She forgave a terrorist
Storyville: My Israel
BBC4, Wednesday, May 14
Storyville: Flipping Out — Israel’s Drug Generation
BBC4, Thursday, May 15
BBC4’s Storyville strand celebrated Israel’ s 60th birthday with a season of films analysing different aspects of Israeli life.
My Israel was Yulie Cohen’s intensely personal account of her country, her hopes and her fears. For the past 30 years, Cohen has been attempting to come to terms with a terrorist attack which injured her and killed a colleague. Cohen was on a bus taking her El Al flight crew from Heathrow Airport to London’s Europa hotel. As she stepped off the bus, Cohen saw a man staring at her “hatefully”. She told a supervisor: “I think he’s going to start shooting at us.”
That man was Fahad Mihyi, who was later jailed for life for murdering a young air hostess, Irit Gidron, in the attack.
Twenty-two years later, Cohen, who suffered a shrapnel wound in the attack as well as a thyroid disorder triggered by post-traumatic stress, sought to find her attacker. She decided that by meeting him and seeking to forgive him she could finally draw a line under the terrifying events. She wrote to Mihyi, who was still incarcerated in Dartmoor Prison. In his reply, he wrote that he had long since renounced violence and now wished for peace — which, as a man desperate to be released after 22 years in prison, he would do, wouldn’t he?
Cohen, however, was sufficiently moved to fly to Britain to meet him. This time, she said, the hate was gone from his eyes. It was, she recounted, a claustrophobic encounter. “I looked at the window trying to get oxygen,” said Cohen as Mihyi apologised profusely for his role in the attack.
Later, Cohen was moved to write to the parole board to plead for his release. Not everyone saw her forgiveness as laudable. We saw her debating with a settler, Ruthie Gillis, whose daughter had been killed in a terrorist attack. Despite the fact that both had been the victims of Arab terror, the gulf between the forgiving Cohen and the vengeful Gillis could not have been more stark.
However, this was about more than politics, it was an intimate film about how events in the Middle East had shaped and affected Cohen’s attitude to her parents and to her children. Some may say that there are better causes than campaigning for the release of a terrorist but one can only admire her sincerity and courage.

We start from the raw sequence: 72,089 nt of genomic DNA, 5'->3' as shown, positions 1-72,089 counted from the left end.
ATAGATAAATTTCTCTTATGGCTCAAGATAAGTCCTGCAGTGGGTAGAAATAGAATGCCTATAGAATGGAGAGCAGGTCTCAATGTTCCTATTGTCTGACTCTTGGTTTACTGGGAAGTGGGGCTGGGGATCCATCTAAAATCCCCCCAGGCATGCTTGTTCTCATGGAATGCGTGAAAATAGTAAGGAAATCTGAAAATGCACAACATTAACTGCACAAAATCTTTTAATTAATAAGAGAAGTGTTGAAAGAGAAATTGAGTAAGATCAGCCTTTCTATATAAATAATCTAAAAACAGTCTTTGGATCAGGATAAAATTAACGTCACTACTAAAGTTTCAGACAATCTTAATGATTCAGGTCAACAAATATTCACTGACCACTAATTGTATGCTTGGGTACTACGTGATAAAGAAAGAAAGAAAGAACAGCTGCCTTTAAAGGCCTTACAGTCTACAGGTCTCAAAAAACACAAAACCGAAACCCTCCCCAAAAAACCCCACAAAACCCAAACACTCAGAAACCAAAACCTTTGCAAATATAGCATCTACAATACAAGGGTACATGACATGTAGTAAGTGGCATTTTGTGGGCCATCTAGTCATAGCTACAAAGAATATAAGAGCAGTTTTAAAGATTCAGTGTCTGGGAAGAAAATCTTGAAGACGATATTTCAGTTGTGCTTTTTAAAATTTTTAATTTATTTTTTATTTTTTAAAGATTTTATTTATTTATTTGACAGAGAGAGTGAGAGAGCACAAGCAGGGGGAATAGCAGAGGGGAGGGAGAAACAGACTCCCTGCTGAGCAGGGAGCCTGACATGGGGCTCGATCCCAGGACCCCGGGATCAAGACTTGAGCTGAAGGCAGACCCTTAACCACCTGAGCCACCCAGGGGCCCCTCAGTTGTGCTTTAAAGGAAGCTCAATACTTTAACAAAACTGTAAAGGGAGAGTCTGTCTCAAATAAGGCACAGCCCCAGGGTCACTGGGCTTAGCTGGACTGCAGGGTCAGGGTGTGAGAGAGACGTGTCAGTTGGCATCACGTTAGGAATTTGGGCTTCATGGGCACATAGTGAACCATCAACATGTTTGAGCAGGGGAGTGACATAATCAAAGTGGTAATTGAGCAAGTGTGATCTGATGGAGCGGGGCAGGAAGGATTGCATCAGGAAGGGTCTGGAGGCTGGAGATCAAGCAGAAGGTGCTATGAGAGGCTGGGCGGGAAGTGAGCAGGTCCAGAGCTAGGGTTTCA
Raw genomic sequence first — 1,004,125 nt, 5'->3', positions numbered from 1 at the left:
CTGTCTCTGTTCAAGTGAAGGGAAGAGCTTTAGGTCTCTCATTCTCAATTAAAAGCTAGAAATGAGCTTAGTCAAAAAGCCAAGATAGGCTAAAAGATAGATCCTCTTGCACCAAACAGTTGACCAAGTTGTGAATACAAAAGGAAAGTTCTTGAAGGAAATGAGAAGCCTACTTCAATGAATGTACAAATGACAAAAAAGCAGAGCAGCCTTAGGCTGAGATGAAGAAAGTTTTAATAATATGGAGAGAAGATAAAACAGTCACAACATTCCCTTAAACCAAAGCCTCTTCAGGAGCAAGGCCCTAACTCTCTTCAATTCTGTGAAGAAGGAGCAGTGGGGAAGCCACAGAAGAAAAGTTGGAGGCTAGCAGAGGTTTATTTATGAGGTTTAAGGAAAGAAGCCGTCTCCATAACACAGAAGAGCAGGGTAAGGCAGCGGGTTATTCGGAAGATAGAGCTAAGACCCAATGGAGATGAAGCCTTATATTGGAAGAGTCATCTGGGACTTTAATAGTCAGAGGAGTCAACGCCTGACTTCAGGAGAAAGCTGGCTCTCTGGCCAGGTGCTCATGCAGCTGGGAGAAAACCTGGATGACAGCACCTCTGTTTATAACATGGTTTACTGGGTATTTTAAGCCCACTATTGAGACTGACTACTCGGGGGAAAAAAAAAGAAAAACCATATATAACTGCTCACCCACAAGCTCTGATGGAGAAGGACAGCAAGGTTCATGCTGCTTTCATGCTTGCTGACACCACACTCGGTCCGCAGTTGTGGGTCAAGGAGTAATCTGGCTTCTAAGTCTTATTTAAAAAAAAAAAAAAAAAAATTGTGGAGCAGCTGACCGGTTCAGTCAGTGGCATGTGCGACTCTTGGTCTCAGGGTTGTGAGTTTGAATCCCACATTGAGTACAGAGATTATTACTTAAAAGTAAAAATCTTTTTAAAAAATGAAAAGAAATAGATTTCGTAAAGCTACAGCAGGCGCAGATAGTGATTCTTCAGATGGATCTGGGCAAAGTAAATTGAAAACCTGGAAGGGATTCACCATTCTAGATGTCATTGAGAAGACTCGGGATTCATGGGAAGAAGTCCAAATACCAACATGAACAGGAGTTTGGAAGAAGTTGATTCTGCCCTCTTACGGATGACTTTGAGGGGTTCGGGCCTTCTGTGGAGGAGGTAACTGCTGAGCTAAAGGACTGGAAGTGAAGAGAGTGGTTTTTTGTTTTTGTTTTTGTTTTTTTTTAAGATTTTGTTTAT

In a sense, Flipping Out: Israel’s Drug Generation was also about how Israelis deal with trauma — in this case by recourse to nefarious substances while up a mountain in the Himalayas.
The Israelis in questions had just finished their stint of National Service. Thousands take their demob allowance and head for India, where their convalescence consists of class A drugs on a scenic hillside. This, it had it to be said, was a far less interesting film than My Israel, unless of course you happened to be the parent of one of the twentysomethings attempting to make sense of the preceding three years by sucking hard on a water pipe. (The shaky nature of the photography work in Yoav Shamir’s film also raised doubts about the sobriety of the cameraman.)
Such was the influx of Israelis (who were not liked by other nationalities, said an Indian landlady, because they made too much noise) that there was a Chabad House, an Israeli government-funded refuge and felafel wherever you looked. Thousands of ex-servicemen succumb to psychosis on these trips — although it is hard to know whether this was the result of delayed stress brought on by combat in Lebanon or merely a dodgy batch of acid.
The local Chabad representative, Danny Winderbaum, certainly had his hands full looking after those who had freaked out. We followed him as he collected a casualty from a remote village and transported him back to Chabad HQ. The journey took them along precipitous mountain roads at frightening speeds while all the while, Danny and a colleague sung a full-throated version of Am Yisrael Chai.
And they wondered why the poor guy was having a bad trip.